How the U.S. President Works

The U.S. President as Commander in Chief

Dwight Eisenhower
President Dwight Eisenhower had an easy transition to the role of commander in chief; he'd served as commander of the American Forces in the European theatre of World War II. M. McNeill/Fox Photos/Getty Images

Arguably, the most solemn role of the president is to serve as the leader of the U.S. military. Under the president's direction, the United States can carry out retaliatory invasions, such as the invasion of Afghanistan in 2001. Wars can be indirectly prompted or unprompted, as with the U.S. invasions of Iraq in 1990 and 2003. U.S. military involvement can be massive, like that in Vietnam and Korea. Or the U.S. military can strike from the air, as occurred against Iraq under President Bill Clinton in 1998 or the Special Forces invasion of Panama in 1989. The United States can commit troops to larger organizations of which it's a member, like NATO and the United Nations. All of these actions share the commonality of being ordered by the president of the United States.

The Constitution gives Congress alone the power to declare war; it charges the executive with carrying out the war as commander in chief. But in the history of the United States, Congress has formally declared war just 11 times — against 10 countries that were involved in five different conflicts: the War of 1812, the Mexican War, the Spanish-American War and the two World Wars [source: United States House of Representatives]. All other U.S military action undertaken by the United States throughout its history has been under presidential order. Like most other powers, the president's ability to wage and operate war evolved over time.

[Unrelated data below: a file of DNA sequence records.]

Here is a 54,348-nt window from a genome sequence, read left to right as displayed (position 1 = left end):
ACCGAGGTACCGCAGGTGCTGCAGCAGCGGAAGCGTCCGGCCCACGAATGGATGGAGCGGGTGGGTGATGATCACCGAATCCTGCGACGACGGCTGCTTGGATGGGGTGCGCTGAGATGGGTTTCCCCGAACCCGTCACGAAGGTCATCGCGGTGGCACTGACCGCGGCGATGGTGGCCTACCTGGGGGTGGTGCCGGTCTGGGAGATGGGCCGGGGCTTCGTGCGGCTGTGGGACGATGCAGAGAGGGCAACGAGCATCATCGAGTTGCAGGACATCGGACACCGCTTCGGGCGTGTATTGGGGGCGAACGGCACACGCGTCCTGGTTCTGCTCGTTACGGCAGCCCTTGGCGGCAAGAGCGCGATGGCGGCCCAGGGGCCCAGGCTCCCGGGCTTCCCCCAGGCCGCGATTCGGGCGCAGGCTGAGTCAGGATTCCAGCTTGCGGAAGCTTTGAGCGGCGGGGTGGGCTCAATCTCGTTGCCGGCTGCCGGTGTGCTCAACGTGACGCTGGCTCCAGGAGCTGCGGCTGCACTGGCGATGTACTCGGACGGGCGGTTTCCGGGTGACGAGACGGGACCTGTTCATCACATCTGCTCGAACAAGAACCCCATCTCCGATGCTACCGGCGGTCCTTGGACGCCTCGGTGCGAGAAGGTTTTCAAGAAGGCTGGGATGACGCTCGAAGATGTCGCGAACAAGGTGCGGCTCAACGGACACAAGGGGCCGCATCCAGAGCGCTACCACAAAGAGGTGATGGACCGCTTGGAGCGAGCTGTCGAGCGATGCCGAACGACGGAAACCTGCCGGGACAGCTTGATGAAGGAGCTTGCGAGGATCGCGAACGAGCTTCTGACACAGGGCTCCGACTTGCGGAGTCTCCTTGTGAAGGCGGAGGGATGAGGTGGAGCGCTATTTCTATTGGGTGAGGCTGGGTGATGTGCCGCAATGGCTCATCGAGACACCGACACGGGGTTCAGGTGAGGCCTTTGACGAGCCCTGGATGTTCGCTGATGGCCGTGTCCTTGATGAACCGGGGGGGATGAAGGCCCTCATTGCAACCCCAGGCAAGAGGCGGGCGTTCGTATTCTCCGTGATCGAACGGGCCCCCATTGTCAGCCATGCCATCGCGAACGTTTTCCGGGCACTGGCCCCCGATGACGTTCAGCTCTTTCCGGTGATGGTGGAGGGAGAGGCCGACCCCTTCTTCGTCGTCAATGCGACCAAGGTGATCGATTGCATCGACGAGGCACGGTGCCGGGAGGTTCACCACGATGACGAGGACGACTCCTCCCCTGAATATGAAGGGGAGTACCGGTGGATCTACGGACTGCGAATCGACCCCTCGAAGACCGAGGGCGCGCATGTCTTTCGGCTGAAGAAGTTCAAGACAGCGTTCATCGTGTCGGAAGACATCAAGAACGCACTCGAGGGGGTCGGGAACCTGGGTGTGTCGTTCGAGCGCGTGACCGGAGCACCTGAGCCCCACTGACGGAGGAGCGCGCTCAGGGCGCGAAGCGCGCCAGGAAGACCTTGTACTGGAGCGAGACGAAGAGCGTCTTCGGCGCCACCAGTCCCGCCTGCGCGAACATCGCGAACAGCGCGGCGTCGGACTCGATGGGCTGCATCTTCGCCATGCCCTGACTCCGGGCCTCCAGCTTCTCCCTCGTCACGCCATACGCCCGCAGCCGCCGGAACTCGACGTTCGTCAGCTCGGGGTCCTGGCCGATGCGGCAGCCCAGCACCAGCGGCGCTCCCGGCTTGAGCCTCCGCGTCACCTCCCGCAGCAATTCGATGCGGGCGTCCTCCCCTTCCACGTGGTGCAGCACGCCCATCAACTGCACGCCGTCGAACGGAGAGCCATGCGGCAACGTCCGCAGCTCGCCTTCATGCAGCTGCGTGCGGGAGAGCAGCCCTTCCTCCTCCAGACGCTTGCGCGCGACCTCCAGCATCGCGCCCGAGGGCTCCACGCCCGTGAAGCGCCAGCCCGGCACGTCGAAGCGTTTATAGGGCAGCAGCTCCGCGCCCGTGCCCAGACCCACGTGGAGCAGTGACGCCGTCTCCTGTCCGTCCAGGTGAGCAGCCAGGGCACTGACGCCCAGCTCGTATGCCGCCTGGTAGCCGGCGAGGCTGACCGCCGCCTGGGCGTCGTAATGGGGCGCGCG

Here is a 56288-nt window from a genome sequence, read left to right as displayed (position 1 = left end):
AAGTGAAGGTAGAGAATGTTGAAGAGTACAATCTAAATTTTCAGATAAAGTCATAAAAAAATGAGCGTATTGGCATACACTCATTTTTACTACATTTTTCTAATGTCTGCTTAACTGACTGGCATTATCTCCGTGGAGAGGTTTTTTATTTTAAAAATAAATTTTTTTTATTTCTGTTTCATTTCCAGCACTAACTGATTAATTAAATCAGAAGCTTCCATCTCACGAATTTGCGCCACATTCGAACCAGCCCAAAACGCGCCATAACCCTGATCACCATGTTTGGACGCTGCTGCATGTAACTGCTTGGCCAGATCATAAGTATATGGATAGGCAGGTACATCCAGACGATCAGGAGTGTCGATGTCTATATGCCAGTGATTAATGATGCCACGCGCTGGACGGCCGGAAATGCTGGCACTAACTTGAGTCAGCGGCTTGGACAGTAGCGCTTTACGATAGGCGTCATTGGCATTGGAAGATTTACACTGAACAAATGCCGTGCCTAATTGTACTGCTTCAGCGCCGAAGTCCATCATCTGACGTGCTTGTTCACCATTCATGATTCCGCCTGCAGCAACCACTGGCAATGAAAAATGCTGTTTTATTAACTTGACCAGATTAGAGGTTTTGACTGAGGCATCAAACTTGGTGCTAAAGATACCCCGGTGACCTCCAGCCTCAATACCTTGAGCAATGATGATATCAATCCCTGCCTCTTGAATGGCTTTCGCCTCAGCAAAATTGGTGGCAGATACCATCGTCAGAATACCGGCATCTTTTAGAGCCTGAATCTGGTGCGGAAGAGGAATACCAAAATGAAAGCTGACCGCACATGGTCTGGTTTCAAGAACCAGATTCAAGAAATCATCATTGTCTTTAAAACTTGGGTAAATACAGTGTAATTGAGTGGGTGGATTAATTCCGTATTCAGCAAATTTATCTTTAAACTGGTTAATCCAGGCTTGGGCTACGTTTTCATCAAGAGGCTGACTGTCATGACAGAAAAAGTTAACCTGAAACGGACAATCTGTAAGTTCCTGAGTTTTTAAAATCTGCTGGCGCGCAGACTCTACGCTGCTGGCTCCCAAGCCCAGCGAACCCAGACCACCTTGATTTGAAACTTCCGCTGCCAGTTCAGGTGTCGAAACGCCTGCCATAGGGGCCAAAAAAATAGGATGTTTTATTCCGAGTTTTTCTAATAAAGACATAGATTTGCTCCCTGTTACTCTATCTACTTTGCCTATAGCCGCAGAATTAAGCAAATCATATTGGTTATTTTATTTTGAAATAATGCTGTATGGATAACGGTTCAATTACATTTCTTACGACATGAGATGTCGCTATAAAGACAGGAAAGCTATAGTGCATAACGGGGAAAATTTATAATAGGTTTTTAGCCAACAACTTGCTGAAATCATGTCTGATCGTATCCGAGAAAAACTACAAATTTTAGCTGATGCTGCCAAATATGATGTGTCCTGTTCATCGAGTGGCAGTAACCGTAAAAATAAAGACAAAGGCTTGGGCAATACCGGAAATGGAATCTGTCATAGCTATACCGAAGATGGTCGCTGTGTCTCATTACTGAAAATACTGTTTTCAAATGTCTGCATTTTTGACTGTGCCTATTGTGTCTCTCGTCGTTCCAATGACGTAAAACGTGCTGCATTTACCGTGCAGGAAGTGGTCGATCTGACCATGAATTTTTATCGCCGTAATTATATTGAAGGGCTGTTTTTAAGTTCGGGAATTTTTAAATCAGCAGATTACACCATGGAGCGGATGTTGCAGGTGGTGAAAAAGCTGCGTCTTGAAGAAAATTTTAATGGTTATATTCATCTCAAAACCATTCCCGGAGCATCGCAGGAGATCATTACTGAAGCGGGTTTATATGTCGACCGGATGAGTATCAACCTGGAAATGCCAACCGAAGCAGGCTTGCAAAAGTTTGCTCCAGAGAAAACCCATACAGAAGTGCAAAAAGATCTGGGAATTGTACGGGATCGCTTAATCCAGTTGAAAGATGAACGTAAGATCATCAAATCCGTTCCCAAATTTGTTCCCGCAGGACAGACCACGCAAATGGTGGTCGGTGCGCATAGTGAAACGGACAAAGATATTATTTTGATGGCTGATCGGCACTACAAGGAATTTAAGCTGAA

Perhaps no other president defined presidential wartime powers like Abraham Lincoln did. In 1861, while Congress was adjourned, he activated the military, sent troops to Southern states, ordered the Navy to blockade the port of New Orleans and appropriated funds from the Treasury. Lincoln was also the first to declare martial law (the temporary removal of power from the courts) and suspend habeas corpus (the right for a prisoner to petition the legality of his or her imprisonment).

Lincoln's actions were vast and unprecedented (and unconstitutional). But as we've learned, in times of crises, the executive branch enjoys the most power. Congress has historically gone along with presidential wartime actions, even if they didn't agree. Tactics in the context of war, like the troop surge in the Iraq War in 2007 or the detention of Japanese-Americans in internment camps during World War II, were congressionally unpopular, but were ultimately approved by the legislative branch.

Presidents following Lincoln's example during the Civil War have learned how to make end runs around Congress to wage wars. Most commonly seen have been executive orders. These are decrees issued by the executive branch (without formal input from Congress) that have the effect of law over federal agencies. They can be used, among other things, to direct the military into action. Executive orders led the United States into war in Korea and Vietnam. Without congressional approval, they technically weren't wars, which is why Vietnam and Korea are referred to as conflicts.

The language found in some treaties, like those with NATO and the United Nations, may also be used by presidents to declare war without congressional approval. President George W. Bush's decision to launch an attack on Afghanistan was supported by the charters of the U.N. and NATO, both of which the United States is formally bound to, which allow for retaliation by a nation that's been attacked.

The military isn't the only tool of the president's war power. Intelligence and covert agencies like the CIA, the National Security Agency (NSA) and the Central Security Service can all provide the president with surreptitious, nonmilitary options in dealing with threats abroad. These agencies can also provide information for decisions concerning strategy in times of war.